December 9, 2009

The Quartering Test

A few days ago, I wondered about whether our military activities in Asia were "war" or something else.  Then at about four in the morning I awoke after a flash of the kind of thinking that only comes with sleep,* a test occured to me.  You're in your house, minding your own business, when *knock!* *knock!* *knock!* on your door are two corporals in the United States Army, with gear kits and weapons.  One of them reads awkwardly from a piece of paper:
Good morning sir or madam we are from the Army.  Due to the war effort extra military personnel such as ourselves are being stationed at the bases nearby and there are insufficient housing facilities on base.  Therefore civilians such as yourself have been ordered to quarter two troops each and the President has authorized the local base commanders to select homes to provide room and board for these personnel.  Your home has been selected and you will be compensated at the rate established by law.  Here are the authorization orders for you to inspect in which my commander has selected your home as a supplemental military housing facility.

The young corporal, obviously embarrassed, presents you with a document signed by a one-star general, containing a reference to some recent Executive Order.  It all has an official look to it.  So your choices are to:
  1. Let the soldiers in to your house, show them where the extra towels are, and make a large batch of tomato soup for them for dinner, or
  2. Tell them to go away, because this is your house, damnit, and finding room and board for soldiers awaiting deployment is the military's burden and not yours.
Of course, the soldiers tell you you have no choice, and you sue the government to keep the soldiers out of your home.  Do you win?  The Third Amendment to the U.S. Constitution reads as follows:
No Soldier shall, in time of peace be quartered in any house, without the consent of the Owner, nor in time of war, but in a manner to be prescribed by law.

If we're at war, you're stuck with option 1 and presenting the base commander with a bill for the rent after the fact.  So -- if this happened to you, on December 9, 2009, would you have to admit the soldiers?  My sense of the matter is no.  Even if we assume prior Congressional and Presidential authorization for this sort of thing (which does not exist in the real world) the "state of war" in which our nation is in is not of such a nature that this sort of thing is a reasonable exercise of governmental power.  An on-base housing shortage cannot legally be addressed this way.  Ergo, we are not in a "time of war" for Third Amendment purposes.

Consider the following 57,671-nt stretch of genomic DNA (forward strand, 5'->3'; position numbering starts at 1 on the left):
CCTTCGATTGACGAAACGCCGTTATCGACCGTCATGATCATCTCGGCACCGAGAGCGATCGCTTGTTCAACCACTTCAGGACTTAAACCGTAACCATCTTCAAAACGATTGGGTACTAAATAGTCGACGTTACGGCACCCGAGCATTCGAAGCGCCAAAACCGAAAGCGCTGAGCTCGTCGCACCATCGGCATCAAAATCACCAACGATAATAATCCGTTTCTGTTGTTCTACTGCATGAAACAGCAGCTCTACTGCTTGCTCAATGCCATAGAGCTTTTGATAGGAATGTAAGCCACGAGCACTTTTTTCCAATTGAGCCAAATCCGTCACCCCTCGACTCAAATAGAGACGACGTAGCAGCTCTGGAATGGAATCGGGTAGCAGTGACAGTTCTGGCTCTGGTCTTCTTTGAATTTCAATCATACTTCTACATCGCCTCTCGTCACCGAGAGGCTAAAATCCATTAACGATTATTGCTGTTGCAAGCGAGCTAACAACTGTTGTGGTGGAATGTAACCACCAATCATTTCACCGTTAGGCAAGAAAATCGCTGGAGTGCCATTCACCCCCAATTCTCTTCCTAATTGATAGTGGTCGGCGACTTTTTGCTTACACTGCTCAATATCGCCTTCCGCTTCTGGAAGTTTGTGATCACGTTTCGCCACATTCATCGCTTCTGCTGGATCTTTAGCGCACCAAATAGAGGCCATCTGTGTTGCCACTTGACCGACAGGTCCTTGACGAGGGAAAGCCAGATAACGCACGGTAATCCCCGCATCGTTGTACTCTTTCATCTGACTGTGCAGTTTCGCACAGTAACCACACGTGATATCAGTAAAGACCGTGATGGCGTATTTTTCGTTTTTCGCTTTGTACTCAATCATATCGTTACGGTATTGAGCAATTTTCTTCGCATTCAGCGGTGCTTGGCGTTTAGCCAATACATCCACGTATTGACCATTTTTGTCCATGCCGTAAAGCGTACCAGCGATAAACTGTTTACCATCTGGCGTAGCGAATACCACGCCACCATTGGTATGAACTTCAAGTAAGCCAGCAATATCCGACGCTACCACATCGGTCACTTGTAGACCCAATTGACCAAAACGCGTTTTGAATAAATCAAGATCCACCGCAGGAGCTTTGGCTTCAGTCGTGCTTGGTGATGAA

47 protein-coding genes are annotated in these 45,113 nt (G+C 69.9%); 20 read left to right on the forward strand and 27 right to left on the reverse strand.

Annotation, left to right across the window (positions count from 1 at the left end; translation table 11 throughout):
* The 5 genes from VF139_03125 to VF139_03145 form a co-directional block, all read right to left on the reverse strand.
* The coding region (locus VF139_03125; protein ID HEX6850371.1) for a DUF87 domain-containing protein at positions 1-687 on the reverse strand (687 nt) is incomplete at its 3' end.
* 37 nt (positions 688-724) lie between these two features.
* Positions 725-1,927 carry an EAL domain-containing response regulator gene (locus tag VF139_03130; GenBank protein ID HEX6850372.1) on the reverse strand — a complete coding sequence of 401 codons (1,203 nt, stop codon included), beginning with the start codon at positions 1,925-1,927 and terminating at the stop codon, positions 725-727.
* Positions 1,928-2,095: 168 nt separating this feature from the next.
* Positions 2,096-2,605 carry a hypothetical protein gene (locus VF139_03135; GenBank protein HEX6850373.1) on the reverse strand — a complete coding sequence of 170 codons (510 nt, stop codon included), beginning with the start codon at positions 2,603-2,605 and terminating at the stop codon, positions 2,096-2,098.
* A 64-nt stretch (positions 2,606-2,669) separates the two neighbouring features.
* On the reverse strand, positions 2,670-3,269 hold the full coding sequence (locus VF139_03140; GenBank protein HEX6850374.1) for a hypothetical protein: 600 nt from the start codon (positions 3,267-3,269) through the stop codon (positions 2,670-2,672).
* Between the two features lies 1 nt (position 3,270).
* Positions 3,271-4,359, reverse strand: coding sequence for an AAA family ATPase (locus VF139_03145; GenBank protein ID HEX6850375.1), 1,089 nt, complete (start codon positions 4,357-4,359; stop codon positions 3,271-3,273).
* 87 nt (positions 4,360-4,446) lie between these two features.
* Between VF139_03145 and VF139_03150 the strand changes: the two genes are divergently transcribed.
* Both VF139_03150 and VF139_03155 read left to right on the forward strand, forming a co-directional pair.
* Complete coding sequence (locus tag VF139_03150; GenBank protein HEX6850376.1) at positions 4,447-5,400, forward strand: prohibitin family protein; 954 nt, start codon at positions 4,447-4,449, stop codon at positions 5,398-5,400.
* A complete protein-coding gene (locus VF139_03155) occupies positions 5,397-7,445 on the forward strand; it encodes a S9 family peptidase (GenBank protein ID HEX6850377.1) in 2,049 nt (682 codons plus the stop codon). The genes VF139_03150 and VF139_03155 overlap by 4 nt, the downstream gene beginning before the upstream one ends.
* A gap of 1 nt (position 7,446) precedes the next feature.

I don't have any legal authority for that.  I don't know that any exists.  To my knowledge, Congress has never, in the two and a quarter centuries since the Revolutionary War came to an end, even entertained the idea of quartering troops in private residences and no President would be foolish enough to issue such a politically unpopular order absent truly awful circumstances like Red Dawn, where enemy troops actually in possession of territory within the lower 48 states -- in which case the question whether we were "at war" or not would be too obvious to bother addressing.

So are we in a state of war or not?  Absent a formal declaration of war by Congress, one way we can tell is if it seems reasonable to quarter soldiers in private residences. It would obviously be unreasonable in today's circumstances, so that suggests we are not in a state of war as that term is defined by the Constitution.

* It's true, I actually do dream about this stuff.

1 comment:

His Lordship The Gun-Toting Atheist said...

This is brilliant. A few years ago I encountered a couple marines in a Long Island hotel bar. They were talking about how we are 'at war' and my reaction was to say 'we are??', and they thought I was a bit of a jerk for saying it that way. I don't know where the line between 'war' and 'foreign military operations' lie, but your Quartering Test theory is a good place to start.